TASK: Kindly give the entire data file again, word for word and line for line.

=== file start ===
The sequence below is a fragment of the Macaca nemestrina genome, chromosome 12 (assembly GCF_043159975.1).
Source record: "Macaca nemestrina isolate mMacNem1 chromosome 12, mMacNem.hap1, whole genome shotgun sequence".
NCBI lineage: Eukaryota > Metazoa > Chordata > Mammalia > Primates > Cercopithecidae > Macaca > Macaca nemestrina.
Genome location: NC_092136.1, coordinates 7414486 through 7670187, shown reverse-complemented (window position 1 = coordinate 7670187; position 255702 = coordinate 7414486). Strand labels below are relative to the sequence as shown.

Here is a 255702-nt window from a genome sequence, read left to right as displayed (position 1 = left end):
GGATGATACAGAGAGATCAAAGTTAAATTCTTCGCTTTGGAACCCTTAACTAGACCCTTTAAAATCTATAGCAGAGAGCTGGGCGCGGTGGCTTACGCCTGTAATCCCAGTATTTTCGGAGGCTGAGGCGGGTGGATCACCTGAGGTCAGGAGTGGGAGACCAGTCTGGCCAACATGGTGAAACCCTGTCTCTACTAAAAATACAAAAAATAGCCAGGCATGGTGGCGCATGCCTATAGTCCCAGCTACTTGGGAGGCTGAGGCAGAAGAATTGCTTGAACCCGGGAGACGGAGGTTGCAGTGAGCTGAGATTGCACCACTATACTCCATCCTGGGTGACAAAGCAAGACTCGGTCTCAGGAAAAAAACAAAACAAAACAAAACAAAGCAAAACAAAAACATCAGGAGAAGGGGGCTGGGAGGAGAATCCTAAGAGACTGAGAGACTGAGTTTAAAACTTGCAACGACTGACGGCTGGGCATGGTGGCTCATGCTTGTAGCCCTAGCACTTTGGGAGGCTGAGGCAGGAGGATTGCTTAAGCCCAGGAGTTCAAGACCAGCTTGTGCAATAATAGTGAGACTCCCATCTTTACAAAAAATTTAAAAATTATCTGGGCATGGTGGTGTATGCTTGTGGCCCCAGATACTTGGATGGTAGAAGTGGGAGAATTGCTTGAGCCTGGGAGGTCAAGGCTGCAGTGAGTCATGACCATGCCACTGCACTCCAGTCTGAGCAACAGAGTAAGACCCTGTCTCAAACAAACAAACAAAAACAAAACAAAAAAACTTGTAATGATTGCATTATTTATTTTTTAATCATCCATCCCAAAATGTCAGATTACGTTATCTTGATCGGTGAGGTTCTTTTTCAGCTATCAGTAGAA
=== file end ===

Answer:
The sequence below is a fragment of the Macaca nemestrina genome, chromosome 12 (assembly GCF_043159975.1).
Source record: "Macaca nemestrina isolate mMacNem1 chromosome 12, mMacNem.hap1, whole genome shotgun sequence".
NCBI lineage: Eukaryota > Metazoa > Chordata > Mammalia > Primates > Cercopithecidae > Macaca > Macaca nemestrina.
Genome location: NC_092136.1, coordinates 7414486 through 7670187, shown reverse-complemented (window position 1 = coordinate 7670187; position 255702 = coordinate 7414486). Strand labels below are relative to the sequence as shown.

Here is a 255702-nt window from a genome sequence, read left to right as displayed (position 1 = left end):
GGATGATACAGAGAGATCAAAGTTAAATTCTTCGCTTTGGAACCCTTAACTAGACCCTTTAAAATCTATAGCAGAGAGCTGGGCGCGGTGGCTTACGCCTGTAATCCCAGTATTTTCGGAGGCTGAGGCGGGTGGATCACCTGAGGTCAGGAGTGGGAGACCAGTCTGGCCAACATGGTGAAACCCTGTCTCTACTAAAAATACAAAAAATAGCCAGGCATGGTGGCGCATGCCTATAGTCCCAGCTACTTGGGAGGCTGAGGCAGAAGAATTGCTTGAACCCGGGAGACGGAGGTTGCAGTGAGCTGAGATTGCACCACTATACTCCATCCTGGGTGACAAAGCAAGACTCGGTCTCAGGAAAAAAACAAAACAAAACAAAACAAAGCAAAACAAAAACATCAGGAGAAGGGGGCTGGGAGGAGAATCCTAAGAGACTGAGAGACTGAGTTTAAAACTTGCAACGACTGACGGCTGGGCATGGTGGCTCATGCTTGTAGCCCTAGCACTTTGGGAGGCTGAGGCAGGAGGATTGCTTAAGCCCAGGAGTTCAAGACCAGCTTGTGCAATAATAGTGAGACTCCCATCTTTACAAAAAATTTAAAAATTATCTGGGCATGGTGGTGTATGCTTGTGGCCCCAGATACTTGGATGGTAGAAGTGGGAGAATTGCTTGAGCCTGGGAGGTCAAGGCTGCAGTGAGTCATGACCATGCCACTGCACTCCAGTCTGAGCAACAGAGTAAGACCCTGTCTCAAACAAACAAACAAAAACAAAACAAAAAAACTTGTAATGATTGCATTATTTATTTTTTAATCATCCATCCCAAAATGTCAGATTACGTTATCTTGATCGGTGAGGTTCTTTTTCAGCTATCAGTAGAA